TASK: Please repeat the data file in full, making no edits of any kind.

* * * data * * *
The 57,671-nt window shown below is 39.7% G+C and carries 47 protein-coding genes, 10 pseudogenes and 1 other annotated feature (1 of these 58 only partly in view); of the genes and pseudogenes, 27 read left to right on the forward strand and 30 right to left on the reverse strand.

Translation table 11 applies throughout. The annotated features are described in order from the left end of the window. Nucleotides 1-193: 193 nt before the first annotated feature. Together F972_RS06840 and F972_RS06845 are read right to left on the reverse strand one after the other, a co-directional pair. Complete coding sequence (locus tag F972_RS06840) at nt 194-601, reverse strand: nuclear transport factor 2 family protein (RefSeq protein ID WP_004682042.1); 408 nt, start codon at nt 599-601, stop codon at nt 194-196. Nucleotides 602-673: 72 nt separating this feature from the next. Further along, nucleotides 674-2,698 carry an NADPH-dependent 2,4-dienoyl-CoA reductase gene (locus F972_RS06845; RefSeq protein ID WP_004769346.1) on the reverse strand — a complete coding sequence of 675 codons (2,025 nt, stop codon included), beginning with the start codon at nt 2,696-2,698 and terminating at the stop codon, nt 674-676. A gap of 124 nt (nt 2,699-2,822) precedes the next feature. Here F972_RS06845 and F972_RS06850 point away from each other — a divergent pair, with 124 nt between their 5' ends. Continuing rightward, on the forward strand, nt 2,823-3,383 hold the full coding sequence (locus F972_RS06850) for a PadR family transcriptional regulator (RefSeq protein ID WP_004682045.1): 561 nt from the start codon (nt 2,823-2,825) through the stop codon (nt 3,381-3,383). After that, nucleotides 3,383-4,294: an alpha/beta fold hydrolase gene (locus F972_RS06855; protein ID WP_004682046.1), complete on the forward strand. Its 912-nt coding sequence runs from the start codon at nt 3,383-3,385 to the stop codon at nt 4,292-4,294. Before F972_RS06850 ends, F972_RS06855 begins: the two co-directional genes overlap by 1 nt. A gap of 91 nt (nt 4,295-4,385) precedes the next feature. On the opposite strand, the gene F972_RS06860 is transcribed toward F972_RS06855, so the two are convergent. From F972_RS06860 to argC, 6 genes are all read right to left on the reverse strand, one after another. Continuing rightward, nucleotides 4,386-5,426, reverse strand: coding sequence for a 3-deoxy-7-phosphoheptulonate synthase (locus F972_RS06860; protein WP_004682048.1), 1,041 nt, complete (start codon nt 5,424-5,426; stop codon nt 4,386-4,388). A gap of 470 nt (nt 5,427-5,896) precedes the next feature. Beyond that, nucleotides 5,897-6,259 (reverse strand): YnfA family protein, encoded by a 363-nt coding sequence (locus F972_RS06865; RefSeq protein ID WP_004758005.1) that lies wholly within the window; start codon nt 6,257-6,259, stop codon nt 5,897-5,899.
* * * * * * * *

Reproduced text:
The 57,671-nt window shown below is 39.7% G+C and carries 47 protein-coding genes, 10 pseudogenes and 1 other annotated feature (1 of these 58 only partly in view); of the genes and pseudogenes, 27 read left to right on the forward strand and 30 right to left on the reverse strand.

Translation table 11 applies throughout. The annotated features are described in order from the left end of the window. Nucleotides 1-193: 193 nt before the first annotated feature. Together F972_RS06840 and F972_RS06845 are read right to left on the reverse strand one after the other, a co-directional pair. Complete coding sequence (locus tag F972_RS06840) at nt 194-601, reverse strand: nuclear transport factor 2 family protein (RefSeq protein ID WP_004682042.1); 408 nt, start codon at nt 599-601, stop codon at nt 194-196. Nucleotides 602-673: 72 nt separating this feature from the next. Further along, nucleotides 674-2,698 carry an NADPH-dependent 2,4-dienoyl-CoA reductase gene (locus F972_RS06845; RefSeq protein ID WP_004769346.1) on the reverse strand — a complete coding sequence of 675 codons (2,025 nt, stop codon included), beginning with the start codon at nt 2,696-2,698 and terminating at the stop codon, nt 674-676. A gap of 124 nt (nt 2,699-2,822) precedes the next feature. Here F972_RS06845 and F972_RS06850 point away from each other — a divergent pair, with 124 nt between their 5' ends. Continuing rightward, on the forward strand, nt 2,823-3,383 hold the full coding sequence (locus F972_RS06850) for a PadR family transcriptional regulator (RefSeq protein ID WP_004682045.1): 561 nt from the start codon (nt 2,823-2,825) through the stop codon (nt 3,381-3,383). After that, nucleotides 3,383-4,294: an alpha/beta fold hydrolase gene (locus F972_RS06855; protein ID WP_004682046.1), complete on the forward strand. Its 912-nt coding sequence runs from the start codon at nt 3,383-3,385 to the stop codon at nt 4,292-4,294. Before F972_RS06850 ends, F972_RS06855 begins: the two co-directional genes overlap by 1 nt. A gap of 91 nt (nt 4,295-4,385) precedes the next feature. On the opposite strand, the gene F972_RS06860 is transcribed toward F972_RS06855, so the two are convergent. From F972_RS06860 to argC, 6 genes are all read right to left on the reverse strand, one after another. Continuing rightward, nucleotides 4,386-5,426, reverse strand: coding sequence for a 3-deoxy-7-phosphoheptulonate synthase (locus F972_RS06860; protein WP_004682048.1), 1,041 nt, complete (start codon nt 5,424-5,426; stop codon nt 4,386-4,388). A gap of 470 nt (nt 5,427-5,896) precedes the next feature. Beyond that, nucleotides 5,897-6,259 (reverse strand): YnfA family protein, encoded by a 363-nt coding sequence (locus F972_RS06865; RefSeq protein ID WP_004758005.1) that lies wholly within the window; start codon nt 6,257-6,259, stop codon nt 5,897-5,899.